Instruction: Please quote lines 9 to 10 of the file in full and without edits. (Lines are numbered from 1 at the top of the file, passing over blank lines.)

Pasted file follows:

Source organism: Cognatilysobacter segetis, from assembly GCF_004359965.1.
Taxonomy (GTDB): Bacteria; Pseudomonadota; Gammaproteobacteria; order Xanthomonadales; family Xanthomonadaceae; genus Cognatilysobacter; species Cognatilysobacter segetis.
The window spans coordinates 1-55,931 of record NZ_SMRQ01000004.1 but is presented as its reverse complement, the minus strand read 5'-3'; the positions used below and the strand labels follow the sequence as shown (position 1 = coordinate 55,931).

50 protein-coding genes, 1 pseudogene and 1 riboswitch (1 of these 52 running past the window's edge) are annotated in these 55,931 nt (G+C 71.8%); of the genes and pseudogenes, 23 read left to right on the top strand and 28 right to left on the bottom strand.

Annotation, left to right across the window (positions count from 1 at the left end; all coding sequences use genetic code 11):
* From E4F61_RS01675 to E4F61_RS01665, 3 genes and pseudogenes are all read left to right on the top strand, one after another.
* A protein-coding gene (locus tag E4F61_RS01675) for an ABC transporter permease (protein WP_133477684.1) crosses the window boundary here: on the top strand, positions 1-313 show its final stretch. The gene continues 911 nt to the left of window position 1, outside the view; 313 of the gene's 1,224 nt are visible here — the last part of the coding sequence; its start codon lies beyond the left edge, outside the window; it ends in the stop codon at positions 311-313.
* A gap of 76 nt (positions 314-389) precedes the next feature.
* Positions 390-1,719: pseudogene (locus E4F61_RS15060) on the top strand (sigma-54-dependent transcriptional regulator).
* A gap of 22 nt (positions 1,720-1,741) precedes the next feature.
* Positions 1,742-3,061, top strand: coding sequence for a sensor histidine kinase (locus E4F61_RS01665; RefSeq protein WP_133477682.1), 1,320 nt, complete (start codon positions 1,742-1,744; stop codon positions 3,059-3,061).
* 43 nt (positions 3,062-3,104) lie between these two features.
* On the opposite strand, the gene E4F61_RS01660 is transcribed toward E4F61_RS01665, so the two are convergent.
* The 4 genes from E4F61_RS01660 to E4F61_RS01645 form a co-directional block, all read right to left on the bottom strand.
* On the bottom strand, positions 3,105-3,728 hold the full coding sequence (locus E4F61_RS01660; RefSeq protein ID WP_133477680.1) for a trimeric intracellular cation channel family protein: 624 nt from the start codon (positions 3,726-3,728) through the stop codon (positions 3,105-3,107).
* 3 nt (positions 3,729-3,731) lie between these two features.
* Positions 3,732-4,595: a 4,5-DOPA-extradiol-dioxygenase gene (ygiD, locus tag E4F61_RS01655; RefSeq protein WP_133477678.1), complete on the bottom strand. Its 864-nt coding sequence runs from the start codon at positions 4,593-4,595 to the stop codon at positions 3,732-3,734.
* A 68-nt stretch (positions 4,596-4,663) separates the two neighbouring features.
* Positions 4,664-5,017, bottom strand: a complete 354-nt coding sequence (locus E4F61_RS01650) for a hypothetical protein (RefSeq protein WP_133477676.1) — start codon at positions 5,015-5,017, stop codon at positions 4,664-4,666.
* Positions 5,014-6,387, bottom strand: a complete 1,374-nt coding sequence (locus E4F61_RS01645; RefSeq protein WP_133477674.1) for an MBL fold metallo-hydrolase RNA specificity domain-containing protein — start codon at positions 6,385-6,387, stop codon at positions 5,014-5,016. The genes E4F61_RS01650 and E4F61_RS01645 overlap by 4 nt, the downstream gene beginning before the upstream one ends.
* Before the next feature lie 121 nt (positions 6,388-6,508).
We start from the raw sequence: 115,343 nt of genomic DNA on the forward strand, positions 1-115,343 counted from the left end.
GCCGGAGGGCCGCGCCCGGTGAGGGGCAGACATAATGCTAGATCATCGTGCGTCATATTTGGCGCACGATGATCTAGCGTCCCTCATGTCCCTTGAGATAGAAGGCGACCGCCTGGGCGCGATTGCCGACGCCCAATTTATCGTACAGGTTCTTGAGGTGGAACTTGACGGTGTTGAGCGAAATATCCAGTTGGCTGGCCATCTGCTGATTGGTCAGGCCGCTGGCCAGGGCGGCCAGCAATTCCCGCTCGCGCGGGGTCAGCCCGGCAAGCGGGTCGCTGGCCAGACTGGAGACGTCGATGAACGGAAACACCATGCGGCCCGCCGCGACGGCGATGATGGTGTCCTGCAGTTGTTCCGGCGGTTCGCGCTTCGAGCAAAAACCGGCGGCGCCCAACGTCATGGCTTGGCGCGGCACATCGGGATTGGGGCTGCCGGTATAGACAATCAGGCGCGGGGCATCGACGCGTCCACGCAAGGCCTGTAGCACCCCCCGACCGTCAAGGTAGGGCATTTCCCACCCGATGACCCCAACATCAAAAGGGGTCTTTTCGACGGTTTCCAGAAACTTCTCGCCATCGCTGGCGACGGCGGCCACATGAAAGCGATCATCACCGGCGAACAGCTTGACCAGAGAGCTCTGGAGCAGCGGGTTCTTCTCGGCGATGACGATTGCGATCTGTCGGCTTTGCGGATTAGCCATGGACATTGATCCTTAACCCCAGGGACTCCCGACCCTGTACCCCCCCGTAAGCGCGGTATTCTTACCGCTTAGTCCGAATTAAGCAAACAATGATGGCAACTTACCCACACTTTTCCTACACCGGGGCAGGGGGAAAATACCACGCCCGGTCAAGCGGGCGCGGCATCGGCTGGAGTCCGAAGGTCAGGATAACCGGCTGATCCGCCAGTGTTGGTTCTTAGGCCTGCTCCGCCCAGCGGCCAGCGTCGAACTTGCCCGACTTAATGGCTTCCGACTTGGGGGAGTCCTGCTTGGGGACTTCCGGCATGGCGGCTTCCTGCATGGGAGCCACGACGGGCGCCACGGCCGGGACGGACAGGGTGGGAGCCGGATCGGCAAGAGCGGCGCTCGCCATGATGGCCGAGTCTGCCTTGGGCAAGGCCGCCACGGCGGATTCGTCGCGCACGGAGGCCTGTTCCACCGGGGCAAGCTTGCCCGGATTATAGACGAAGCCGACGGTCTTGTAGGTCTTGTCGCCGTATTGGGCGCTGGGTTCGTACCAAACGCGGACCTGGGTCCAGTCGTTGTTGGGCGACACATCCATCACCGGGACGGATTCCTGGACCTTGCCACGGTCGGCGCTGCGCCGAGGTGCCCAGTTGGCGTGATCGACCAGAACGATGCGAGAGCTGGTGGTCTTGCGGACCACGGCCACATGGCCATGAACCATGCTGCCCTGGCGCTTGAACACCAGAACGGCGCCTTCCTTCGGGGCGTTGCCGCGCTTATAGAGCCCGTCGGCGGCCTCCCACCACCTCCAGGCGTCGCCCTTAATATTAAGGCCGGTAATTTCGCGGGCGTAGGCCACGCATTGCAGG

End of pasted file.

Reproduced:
* Positions 390-1,719: pseudogene (locus E4F61_RS15060) on the top strand (sigma-54-dependent transcriptional regulator).
* A gap of 22 nt (positions 1,720-1,741) precedes the next feature.